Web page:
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People wear face masks as they walk through a shopping mall in Montreal, on Nov. 1, 2020.Graham Hughes/The Canadian Press

Organizations representing doctors and nurses in Quebec say they’re increasingly worried as COVID-19 hospitalizations continue to climb heading into what is normally one of the busiest times of the year for the province’s hospitals.

“In a normal year, there’s a surge of activity at the beginning of January,” Hoang Duong, the president of Quebec’s association of internal medicine specialists, said in a phone interview.

“The first wave, it’s left its scars,” he added. “Our staff, nurses especially, are very tired.”

Many nurses are on sick leave, Dr. Duong said, leaving the health care system short-staffed. “We have to divert staff to take care of COVID patients, which makes even less staff available,” he said.

The deteriorating situation in the province’s hospitals was cited Tuesday by Premier François Legault as a factor that could force him to cancel a plan to allow multihousehold gatherings over Christmas. On Wednesday, as the province reported more than 1,500 daily COVID-19 infections for the first time since the pandemic began, deputy Premier Geneviève Guilbault announced measures aimed at slowing the spread of the virus.

As of Friday, stores will have to adhere to new limits on the number of people allowed inside or risk fines of up to $6,000. The province says enforcement, including ensuring proper distancing and the wearing of masks, will fall to mall owners and store owners.

Ms. Guilbault cited images of packed shops and malls as the reason behind the decision to regulate capacity as the busy holiday shopping season begins. She said the measures were necessary as the province reported a record 1,514 new COVID-19 cases and 43 additional deaths linked to the virus.

The number of people in Quebec hospitals with COVID-19 rose by 21 Wednesday for a total of 740, including 99 in intensive care.

Nathalie Levesque, the vice-president of Quebec’s largest nurses union, said Quebec already faced a shortage of nurses. With the pandemic, thousands of nurses are currently on medical leave or can’t work for preventive reasons.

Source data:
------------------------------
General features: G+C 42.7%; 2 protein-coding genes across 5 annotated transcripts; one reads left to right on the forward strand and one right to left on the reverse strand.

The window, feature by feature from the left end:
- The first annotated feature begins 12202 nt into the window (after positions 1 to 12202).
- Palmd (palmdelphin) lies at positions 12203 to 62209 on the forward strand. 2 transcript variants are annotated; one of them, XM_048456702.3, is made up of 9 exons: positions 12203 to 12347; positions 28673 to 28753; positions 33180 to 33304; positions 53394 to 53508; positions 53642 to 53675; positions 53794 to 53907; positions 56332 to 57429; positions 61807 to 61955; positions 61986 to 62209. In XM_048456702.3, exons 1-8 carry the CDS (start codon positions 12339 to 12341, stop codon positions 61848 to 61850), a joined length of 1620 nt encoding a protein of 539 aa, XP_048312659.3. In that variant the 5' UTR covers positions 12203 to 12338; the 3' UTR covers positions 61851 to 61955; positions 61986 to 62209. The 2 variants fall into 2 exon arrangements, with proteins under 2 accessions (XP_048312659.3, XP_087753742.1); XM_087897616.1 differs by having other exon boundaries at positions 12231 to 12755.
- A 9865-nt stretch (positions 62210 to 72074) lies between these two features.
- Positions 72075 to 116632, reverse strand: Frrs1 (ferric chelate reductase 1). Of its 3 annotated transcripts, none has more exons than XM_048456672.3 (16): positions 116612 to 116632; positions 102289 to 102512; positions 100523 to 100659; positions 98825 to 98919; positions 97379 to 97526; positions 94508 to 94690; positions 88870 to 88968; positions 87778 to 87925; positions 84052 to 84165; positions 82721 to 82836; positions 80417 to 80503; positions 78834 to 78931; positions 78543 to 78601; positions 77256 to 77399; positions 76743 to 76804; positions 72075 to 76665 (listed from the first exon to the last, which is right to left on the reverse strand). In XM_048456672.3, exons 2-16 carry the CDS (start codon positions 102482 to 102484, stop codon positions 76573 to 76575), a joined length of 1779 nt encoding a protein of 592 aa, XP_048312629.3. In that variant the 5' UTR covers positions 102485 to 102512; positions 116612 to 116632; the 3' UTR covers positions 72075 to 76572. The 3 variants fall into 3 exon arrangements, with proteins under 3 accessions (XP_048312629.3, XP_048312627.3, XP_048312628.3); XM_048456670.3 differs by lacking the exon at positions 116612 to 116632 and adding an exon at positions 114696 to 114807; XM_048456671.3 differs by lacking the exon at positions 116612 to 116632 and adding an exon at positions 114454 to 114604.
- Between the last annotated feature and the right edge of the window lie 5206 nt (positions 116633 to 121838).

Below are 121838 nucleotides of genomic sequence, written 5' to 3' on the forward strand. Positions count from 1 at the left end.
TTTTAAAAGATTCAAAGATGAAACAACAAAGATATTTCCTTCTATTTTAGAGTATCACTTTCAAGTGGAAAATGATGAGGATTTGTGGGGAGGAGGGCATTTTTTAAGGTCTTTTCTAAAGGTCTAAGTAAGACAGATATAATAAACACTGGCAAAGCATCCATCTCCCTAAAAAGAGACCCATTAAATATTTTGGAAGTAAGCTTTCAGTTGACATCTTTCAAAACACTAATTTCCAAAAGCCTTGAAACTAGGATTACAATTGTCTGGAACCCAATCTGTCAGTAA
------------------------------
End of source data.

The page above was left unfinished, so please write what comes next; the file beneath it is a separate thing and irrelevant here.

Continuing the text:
Ms. Levesque said she’s “very, very concerned” about the coming weeks, a period when hospital emergency rooms often see higher numbers of patients with colds, flu and stomach infections. Hospital emergency rooms in Quebec were already frequently over capacity, she said.

Last week, she said, nurses in the Montreal area were asked to volunteer to work in other parts of the province that have been particularly affected by the pandemic. In some regions, private seniors residences have asked public-health authorities to provide them with nurses to assist with COVID-19 outbreaks.

Ms. Levesque said she’s worried this will leave some health care facilities without enough staff, adding that she hopes administrators are being careful when they agree to transfer staff.

Dr. Duong, who works at a hospital diabetes clinic, said nurses he works with have transferred to a new department dedicated to COVID-19. “I understand that, because we do have to take care of COVID patients,” he said. “But that also means that diabetic patients, are not going to get, at least for now, the care that they usually do.”

Quebec hospitals still haven’t recovered from the almost total cancellation of non-emergency surgeries and medical imaging during the first wave of the pandemic, the province’s Health Department confirmed Wednesday.

“All hospitals in Quebec have been forced to delay surgeries,” Robert Maranda, a department spokesman wrote in an e-mail, adding that the waiting list is continuing to diminish.

Matthew Oughton, who specializes in infectious diseases at Montreal’s Jewish General Hospital, said there’s “little resilience” in Quebec’s health care system. As the number of hospitalizations in a region rise, it reduces flexibility and the ability to provide services, putting more pressure on other hospitals.

Dr. Duong said he was relieved to hear Mr. Legault say Tuesday that the province is rethinking its plan to allow gatherings of up to 10 people for four days around Christmas. As a doctor, he said, he wants every precaution taken to prevent the spread of the virus, though he understands that people want to get together this time of year.

“It’s a hard choice to make,” he said, adding that he believes public-health authorities will make the right decision.

Meanwhile, the Retail Council of Canada said it welcomed the province’s new measures on store capacity, noting they were largely in line with its own recommendations to retailers.

“We understand that the government must give itself the tools to intervene with certain less collaborative retailers,” the council’s Quebec representative Marc Fortin said in a statement. “The health and safety of employees and consumers remain the priority of our retailers.”

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